The last leader of Canada’s federal Progressive Conservative (PC) Party announced his resignation from politics on Friday.
Peter McKay is currently Prime Minister Stephen Harper’s Minister of Justice.
He is the son of Brian Mulroney cabinet minister Elmer MacKay and a former crown prosecutor in Nova Scotia; and was first elected to parliament, as a Progressive Conservative, in 1997.
MacKay took over leadership of the now defunct federal PC party in 2003.
His main opponents, then, were: Nova Scotia PC MP, Scott Brison, now a Liberal; a Calgary lawyer by the name of Jim Prentice, now retired from politics; and one David Orchard, an organic farmer from Saskatchewan.
Orchard was the wild card.
He considered himself to be a red Tory, in the tradition of former Prime Minister John Diefenbaker, combining a strong affinity for Canada’s traditional British connection (especially the monarchy) with an aversion to “continentalism,” and support for generous social programs and environmentalism.
When he first ran for the PC leadership in 1998, Orchard was viewed as a left-wing outlier, largely because of his opposition to free trade with U.S.
Orchard finished far behind the winner, former Prime Minister and senior cabinet minister in Mulroney’s government, Joe Clark.
The Saskatchewan farmer stuck with the party, however, and did much better in the 2003 leadership race, winning nearly a quarter of the votes, and coming second on the first ballot to MacKay.
In the end, several ballots later, the race came down to MacKay versus Prentice, with Orchard in third place.
At that point, MacKay made a deal to get Orchard’s support, which he put in writing.
No more ‘Progressive’
The key commitment of that deal was that there would be no merger of any sort with the Stephen Harper-led Canadian Alliance (CA).
The CA was the successor party to the Reform Party, which had stormed Ottawa in 1993, completely displacing the Progressive Conservatives in western Canada.
Mere months later, however, MacKay broke his solemn, written promise to Orchard.
At the urging of powerful forces in corporate Canada, Mackay entered into negotiations with the Canadian Alliance.
By the end of 2003, the merger of the two parties was complete.
The new party called itself simply the Conservative Party.
It dropped the word “Progressive” that had been part of the party’s brand since 1942, when the then-languishing Conservatives sought to revive their fortunes by recruiting Manitoba’s popular United Farmers’ (aka Progressive) Premier, John Bracken, to be their leader.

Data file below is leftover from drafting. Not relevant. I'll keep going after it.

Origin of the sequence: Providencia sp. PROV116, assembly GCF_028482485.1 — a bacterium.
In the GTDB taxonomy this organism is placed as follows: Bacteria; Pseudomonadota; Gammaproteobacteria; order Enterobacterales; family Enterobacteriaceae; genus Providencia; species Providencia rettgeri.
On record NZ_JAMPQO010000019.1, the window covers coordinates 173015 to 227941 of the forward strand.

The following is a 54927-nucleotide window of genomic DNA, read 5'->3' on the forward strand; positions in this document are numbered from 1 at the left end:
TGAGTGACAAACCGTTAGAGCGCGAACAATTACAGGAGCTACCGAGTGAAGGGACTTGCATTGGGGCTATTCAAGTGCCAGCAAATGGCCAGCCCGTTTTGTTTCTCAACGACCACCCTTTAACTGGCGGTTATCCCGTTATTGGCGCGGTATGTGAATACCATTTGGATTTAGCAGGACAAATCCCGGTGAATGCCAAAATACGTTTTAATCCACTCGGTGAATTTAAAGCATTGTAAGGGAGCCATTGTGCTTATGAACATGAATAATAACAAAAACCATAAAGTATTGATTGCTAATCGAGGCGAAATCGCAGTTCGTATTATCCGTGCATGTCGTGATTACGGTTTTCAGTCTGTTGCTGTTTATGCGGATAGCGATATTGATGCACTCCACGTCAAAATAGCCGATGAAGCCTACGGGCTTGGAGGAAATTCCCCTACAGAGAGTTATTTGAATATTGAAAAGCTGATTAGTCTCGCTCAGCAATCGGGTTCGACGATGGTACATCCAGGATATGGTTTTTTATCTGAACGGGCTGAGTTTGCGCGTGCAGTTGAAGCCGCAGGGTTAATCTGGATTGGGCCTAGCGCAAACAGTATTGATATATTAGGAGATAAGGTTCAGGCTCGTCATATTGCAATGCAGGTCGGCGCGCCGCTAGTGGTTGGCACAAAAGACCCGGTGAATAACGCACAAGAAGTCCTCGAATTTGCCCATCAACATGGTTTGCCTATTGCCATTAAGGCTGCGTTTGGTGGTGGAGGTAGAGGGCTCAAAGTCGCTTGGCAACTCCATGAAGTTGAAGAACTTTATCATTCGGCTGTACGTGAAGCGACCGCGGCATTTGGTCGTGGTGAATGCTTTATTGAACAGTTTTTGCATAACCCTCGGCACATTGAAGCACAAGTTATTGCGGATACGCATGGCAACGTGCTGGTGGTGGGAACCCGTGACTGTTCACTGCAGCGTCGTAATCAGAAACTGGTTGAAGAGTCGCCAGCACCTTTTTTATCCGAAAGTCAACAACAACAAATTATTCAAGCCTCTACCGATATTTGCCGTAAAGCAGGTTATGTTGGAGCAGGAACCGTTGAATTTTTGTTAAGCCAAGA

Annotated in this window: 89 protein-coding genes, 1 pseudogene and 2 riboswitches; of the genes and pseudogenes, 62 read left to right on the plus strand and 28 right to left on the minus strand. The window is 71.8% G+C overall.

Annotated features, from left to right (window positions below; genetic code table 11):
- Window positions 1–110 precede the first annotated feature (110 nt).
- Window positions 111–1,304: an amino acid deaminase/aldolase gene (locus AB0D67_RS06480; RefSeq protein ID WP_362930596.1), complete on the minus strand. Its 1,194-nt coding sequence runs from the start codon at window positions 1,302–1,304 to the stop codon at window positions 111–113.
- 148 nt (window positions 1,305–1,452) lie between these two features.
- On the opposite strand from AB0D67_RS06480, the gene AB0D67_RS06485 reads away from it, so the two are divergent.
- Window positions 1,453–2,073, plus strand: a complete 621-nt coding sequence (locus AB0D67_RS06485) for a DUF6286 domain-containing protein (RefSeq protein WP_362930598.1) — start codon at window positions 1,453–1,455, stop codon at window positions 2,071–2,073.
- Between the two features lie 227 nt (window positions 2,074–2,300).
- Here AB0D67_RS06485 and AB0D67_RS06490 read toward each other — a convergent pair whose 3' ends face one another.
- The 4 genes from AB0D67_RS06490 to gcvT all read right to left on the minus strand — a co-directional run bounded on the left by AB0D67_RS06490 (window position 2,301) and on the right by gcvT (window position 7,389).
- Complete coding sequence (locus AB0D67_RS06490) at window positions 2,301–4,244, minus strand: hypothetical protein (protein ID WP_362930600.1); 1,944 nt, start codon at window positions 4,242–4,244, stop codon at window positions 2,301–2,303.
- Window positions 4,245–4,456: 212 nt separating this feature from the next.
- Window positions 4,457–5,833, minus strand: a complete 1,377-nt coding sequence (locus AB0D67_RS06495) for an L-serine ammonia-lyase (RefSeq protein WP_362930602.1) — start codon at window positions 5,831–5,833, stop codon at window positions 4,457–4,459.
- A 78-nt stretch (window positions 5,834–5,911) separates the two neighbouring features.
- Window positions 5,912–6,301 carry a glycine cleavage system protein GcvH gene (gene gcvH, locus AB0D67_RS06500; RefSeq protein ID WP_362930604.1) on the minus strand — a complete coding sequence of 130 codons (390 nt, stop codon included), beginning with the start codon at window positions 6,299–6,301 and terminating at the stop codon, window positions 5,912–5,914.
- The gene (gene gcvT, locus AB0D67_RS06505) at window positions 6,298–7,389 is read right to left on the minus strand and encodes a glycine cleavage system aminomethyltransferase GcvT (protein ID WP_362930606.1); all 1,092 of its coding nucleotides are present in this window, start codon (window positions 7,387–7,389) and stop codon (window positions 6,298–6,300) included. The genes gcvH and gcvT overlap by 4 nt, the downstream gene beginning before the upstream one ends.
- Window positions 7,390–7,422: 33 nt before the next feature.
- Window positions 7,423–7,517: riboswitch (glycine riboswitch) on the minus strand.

Early in 2004, Harper easily won the leadership of the new party, beating car parts magnate and political newcomer, Belinda Stronach, and former Ontario PC cabinet minister, Tony Clement.
MacKay had declined to run for the new party’s leadership. After his victory, Harper named the man who had co-authored the merger plan with him the new party’s deputy leader.
Piloted prostitution law; articulately defended C-51
When the Conservatives took power in 2006, however, Harper did not name a deputy prime minister. Mackay got the next best thing, the coveted job of Foreign Minister.
Subsequently, Mackay held the posts of Defence Minister, where he had some awkward moments, and his current job, Justice Minister.
In that latter role, Mackay piloted the government’s new prostitution legislation, a response to the Supreme Court having thrown out the previous law.
Many legal experts say the Conservatives’ new law is equally unconstitutional.
Mackay’s response on that point has been laconic. He has argued that the government “believes” its new law would stand up in court.
Mackay has also been a staunch and vocal defender of the Harper government’s anti-terror, omnibus legislation, Bill C-51.
It is worth noting, however, that MacKay’s rhetorical style in defending C-51 has been less over-the-top and emotional, and more factual, than that of most of his colleagues.
Deep down, one cannot help but feel that MacKay has not entirely fit in with the more ideologically hard right Harper inner circle.